Dependant resources block the old Hosted Cluster teardown

To solve this issue you need to check all the objects in the HostedControlPlane Namespace and make sure all of them are being terminated. To do that we recommend to use an external tool called ketall which gives you a complete overview of all resources in a kubernetes cluster.

You need to know what object is preventing the Hosted Cluster from being deleted and ensure that the finalizer finishes successfully.

If you don't care about the stability of the old Management cluster, this script could help you to delete all the components in the HostedControlPlane Namespace (you need the ketall tool):


# Execution sample:


if [[ -z $1 ]];then
        echo "Specify the Namespace!"
        exit 1

for object in $(ketall -n $NAMESPACE -o name | grep -v packa)
    oc -n $NAMESPACE patch $object -p '{"metadata":{"finalizers":null}}' --type merge

Eventually, the namespace will be successfully terminated and also the Hosted Cluster.

Cause: This is pretty common issue in the Kubernetes/Openshift world. You are trying to delete a resource that has other dependedent objects. The finalizer is still trying to delete them but it cannot progress.

The Storage ClusterOperator keeps reporting "Waiting for Deployment"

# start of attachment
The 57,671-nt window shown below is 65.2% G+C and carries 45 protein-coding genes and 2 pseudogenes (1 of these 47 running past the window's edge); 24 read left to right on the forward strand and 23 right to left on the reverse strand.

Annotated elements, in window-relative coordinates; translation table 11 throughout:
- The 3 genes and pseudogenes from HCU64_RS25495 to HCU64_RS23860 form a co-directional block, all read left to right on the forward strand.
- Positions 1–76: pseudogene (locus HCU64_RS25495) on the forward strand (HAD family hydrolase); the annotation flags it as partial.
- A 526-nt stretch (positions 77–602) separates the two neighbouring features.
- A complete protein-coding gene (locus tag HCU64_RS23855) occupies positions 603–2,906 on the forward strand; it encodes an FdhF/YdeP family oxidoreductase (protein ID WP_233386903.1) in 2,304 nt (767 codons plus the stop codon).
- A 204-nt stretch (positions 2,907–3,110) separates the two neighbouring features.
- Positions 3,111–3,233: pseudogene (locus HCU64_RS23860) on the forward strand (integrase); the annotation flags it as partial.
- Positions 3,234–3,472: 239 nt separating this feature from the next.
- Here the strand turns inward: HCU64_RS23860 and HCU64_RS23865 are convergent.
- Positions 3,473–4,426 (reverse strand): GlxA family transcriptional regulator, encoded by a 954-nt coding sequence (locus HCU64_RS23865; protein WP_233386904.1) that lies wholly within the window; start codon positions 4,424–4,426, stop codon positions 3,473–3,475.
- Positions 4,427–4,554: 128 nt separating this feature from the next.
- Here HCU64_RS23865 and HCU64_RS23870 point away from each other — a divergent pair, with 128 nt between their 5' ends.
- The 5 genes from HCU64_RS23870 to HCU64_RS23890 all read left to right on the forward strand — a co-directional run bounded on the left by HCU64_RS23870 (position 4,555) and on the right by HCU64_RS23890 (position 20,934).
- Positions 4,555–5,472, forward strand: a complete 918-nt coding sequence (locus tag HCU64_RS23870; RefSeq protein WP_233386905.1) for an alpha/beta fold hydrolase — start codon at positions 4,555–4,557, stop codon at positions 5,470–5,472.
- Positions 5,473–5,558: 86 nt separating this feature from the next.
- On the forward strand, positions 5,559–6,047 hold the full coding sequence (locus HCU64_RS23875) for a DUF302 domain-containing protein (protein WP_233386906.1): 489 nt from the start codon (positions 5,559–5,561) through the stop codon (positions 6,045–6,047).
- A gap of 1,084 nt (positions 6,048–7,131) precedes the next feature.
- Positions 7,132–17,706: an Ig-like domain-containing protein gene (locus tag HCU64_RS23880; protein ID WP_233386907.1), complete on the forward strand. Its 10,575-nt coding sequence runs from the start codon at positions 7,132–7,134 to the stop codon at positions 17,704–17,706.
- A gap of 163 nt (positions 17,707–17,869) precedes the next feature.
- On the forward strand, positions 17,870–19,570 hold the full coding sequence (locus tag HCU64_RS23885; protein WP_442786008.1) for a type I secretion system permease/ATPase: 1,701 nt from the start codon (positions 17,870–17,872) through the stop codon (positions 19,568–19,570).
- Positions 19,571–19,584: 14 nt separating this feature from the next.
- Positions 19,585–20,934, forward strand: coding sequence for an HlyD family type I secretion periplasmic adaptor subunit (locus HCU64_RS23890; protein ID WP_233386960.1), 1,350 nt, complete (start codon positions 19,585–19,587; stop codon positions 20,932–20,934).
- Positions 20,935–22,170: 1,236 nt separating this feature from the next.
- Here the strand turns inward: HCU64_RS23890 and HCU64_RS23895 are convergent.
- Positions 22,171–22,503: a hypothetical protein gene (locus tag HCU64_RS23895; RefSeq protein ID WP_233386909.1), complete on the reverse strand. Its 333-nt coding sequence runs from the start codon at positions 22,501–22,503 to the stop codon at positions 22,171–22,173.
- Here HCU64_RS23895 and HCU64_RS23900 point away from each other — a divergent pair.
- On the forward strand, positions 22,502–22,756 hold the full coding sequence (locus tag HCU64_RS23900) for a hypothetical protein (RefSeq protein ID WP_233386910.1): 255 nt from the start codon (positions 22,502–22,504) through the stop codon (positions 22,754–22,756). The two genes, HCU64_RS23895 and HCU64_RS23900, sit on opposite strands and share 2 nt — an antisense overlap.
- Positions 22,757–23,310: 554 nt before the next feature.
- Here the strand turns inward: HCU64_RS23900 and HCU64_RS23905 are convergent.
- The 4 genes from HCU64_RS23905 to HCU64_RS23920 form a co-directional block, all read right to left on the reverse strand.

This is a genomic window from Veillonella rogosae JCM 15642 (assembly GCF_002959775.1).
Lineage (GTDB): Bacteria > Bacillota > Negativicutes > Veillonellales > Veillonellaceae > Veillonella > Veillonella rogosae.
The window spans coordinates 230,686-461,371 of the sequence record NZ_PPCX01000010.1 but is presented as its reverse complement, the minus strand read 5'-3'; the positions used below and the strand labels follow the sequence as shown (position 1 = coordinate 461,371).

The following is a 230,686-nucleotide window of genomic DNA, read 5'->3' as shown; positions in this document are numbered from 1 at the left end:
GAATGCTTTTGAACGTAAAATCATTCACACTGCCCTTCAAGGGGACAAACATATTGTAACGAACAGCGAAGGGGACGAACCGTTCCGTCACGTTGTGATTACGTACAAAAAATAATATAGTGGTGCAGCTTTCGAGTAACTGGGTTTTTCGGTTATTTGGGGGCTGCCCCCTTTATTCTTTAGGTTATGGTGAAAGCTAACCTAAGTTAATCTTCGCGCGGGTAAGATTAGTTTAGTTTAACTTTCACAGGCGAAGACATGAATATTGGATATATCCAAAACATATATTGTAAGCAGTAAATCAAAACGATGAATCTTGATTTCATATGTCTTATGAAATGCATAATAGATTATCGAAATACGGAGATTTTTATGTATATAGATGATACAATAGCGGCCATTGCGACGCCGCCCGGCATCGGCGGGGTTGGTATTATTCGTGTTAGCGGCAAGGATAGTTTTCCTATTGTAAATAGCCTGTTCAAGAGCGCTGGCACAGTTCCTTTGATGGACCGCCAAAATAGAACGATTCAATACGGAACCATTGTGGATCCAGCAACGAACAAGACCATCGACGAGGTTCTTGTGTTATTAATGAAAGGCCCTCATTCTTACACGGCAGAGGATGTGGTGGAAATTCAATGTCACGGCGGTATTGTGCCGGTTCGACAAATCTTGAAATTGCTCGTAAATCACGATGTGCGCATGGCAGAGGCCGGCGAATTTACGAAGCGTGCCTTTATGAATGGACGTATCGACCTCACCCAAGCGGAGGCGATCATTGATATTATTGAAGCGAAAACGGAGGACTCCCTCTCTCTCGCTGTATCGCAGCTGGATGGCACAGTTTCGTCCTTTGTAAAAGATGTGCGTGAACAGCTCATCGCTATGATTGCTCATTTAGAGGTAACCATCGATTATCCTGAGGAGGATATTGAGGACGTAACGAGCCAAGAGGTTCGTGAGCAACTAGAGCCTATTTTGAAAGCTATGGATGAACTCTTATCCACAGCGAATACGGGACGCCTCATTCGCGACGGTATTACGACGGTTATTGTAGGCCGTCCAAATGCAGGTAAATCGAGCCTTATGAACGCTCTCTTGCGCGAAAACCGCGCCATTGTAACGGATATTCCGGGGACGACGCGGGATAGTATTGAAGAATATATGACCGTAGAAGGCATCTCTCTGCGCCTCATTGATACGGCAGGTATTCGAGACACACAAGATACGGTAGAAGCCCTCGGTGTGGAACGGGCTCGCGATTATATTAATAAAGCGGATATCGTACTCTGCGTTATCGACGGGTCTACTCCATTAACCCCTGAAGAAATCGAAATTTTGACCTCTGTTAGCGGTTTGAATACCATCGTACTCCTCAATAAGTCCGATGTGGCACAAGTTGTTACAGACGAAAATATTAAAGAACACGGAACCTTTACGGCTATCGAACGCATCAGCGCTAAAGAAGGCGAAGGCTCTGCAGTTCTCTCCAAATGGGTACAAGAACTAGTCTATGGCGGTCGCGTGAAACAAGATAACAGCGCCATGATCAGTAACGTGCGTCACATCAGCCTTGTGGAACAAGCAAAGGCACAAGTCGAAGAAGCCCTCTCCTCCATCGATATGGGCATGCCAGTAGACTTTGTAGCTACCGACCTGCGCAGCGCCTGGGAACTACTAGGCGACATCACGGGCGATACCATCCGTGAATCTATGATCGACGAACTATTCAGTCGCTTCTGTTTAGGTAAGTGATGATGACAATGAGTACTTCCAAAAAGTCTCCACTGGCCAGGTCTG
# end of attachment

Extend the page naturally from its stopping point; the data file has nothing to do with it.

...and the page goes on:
To solve this issue you need to check that all the pods from the HostedCluster and the HostedControlPlane are running, not blocked and there are no issues in the cluster-storage-operator pod. After that you need to delete the AWS EBS CSI Drivers from the HCP namespace in the destination management cluster:

  • Delete the AWS EBS CSI Drivers deployments
    oc delete aws-ebs-csi-driver-controller aws-ebs-csi-driver-operator

The operator will take a while to raise up again and eventually the driver controller will be deployed by the aws-ebs-csi-driver-operator.

Cause: This issue probably comes from objects that are deployed by the Operator. In this case, cluster-storage-operator, but the controller or the operator does not reconcile over them. If you delete the deployments, you ensure the operator is recreated from scratch.

The image-registry ClusterOperator keeps reporting a degraded status

When a migration is done and the image-registry clusteroperator is marked as degraded, you will need to figure out how it reaches that status. The message will look like ImagePrunerDegraded: Job has reached the specified backoff limit.

Things we need to review:

  • Look for failure pods in the HostedControlPlane namespace at the destination management cluster.
  • Check the other Cluster operators in the HostedCluster.
  • Check if the nodes are ready and working fine in the HostedCluster.

If all three components are working fine, the issue is in the backoff times of the executed job image-pruner-XXXX; this job has most likely failed. Once the migrated cluster has already converged and looks fine, you will need to make sure to fix this cluster operator manually; you will need to determine if you want immediate resolution, or you can wait 24h and the cronjob will raise up another job by itself.

To solve it manually, you need to:

  • Reexecute the job image-pruner-xxxx from the openshift-image-registry namespace, using a cronjob called image-pruner
    oc create job -n openshift-image-registry --from=cronjob/image-pruner image-pruner-recover

This command creates a new job in that namespace and eventually will report the new status to the cluster operator.